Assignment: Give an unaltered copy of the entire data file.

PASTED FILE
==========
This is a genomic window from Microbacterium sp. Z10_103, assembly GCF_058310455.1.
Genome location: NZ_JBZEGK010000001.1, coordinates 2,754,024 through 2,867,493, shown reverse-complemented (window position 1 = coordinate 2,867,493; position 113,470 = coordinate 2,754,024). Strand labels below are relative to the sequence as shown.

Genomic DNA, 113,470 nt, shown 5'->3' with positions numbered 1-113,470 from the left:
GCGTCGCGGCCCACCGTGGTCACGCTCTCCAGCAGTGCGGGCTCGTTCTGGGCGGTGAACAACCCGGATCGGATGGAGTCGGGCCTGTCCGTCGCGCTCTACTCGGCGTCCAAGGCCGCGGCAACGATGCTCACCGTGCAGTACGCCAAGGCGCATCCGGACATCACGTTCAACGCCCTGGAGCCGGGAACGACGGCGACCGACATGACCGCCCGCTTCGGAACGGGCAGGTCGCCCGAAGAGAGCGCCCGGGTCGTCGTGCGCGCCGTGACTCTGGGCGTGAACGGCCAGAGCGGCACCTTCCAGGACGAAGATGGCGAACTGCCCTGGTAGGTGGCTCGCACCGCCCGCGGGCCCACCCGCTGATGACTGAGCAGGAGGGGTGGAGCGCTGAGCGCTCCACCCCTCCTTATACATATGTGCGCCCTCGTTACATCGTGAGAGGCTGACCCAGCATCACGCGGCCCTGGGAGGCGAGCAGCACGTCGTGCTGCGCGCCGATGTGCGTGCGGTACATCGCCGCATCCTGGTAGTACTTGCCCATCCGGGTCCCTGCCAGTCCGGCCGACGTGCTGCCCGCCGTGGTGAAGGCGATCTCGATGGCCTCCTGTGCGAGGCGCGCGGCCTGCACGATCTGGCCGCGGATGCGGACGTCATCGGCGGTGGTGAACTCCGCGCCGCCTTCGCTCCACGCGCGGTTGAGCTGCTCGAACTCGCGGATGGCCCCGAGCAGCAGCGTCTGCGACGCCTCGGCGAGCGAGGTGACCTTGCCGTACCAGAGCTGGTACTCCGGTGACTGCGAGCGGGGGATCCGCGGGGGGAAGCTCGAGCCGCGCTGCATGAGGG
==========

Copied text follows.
This is a genomic window from Microbacterium sp. Z10_103, assembly GCF_058310455.1.
Genome location: NZ_JBZEGK010000001.1, coordinates 2,754,024 through 2,867,493, shown reverse-complemented (window position 1 = coordinate 2,867,493; position 113,470 = coordinate 2,754,024). Strand labels below are relative to the sequence as shown.

Genomic DNA, 113,470 nt, shown 5'->3' with positions numbered 1-113,470 from the left:
GCGTCGCGGCCCACCGTGGTCACGCTCTCCAGCAGTGCGGGCTCGTTCTGGGCGGTGAACAACCCGGATCGGATGGAGTCGGGCCTGTCCGTCGCGCTCTACTCGGCGTCCAAGGCCGCGGCAACGATGCTCACCGTGCAGTACGCCAAGGCGCATCCGGACATCACGTTCAACGCCCTGGAGCCGGGAACGACGGCGACCGACATGACCGCCCGCTTCGGAACGGGCAGGTCGCCCGAAGAGAGCGCCCGGGTCGTCGTGCGCGCCGTGACTCTGGGCGTGAACGGCCAGAGCGGCACCTTCCAGGACGAAGATGGCGAACTGCCCTGGTAGGTGGCTCGCACCGCCCGCGGGCCCACCCGCTGATGACTGAGCAGGAGGGGTGGAGCGCTGAGCGCTCCACCCCTCCTTATACATATGTGCGCCCTCGTTACATCGTGAGAGGCTGACCCAGCATCACGCGGCCCTGGGAGGCGAGCAGCACGTCGTGCTGCGCGCCGATGTGCGTGCGGTACATCGCCGCATCCTGGTAGTACTTGCCCATCCGGGTCCCTGCCAGTCCGGCCGACGTGCTGCCCGCCGTGGTGAAGGCGATCTCGATGGCCTCCTGTGCGAGGCGCGCGGCCTGCACGATCTGGCCGCGGATGCGGACGTCATCGGCGGTGGTGAACTCCGCGCCGCCTTCGCTCCACGCGCGGTTGAGCTGCTCGAACTCGCGGATGGCCCCGAGCAGCAGCGTCTGCGACGCCTCGGCGAGCGAGGTGACCTTGCCGTACCAGAGCTGGTACTCCGGTGACTGCGAGCGGGGGATCCGCGGGGGGAAGCTCGAGCCGCGCTGCATGAGGG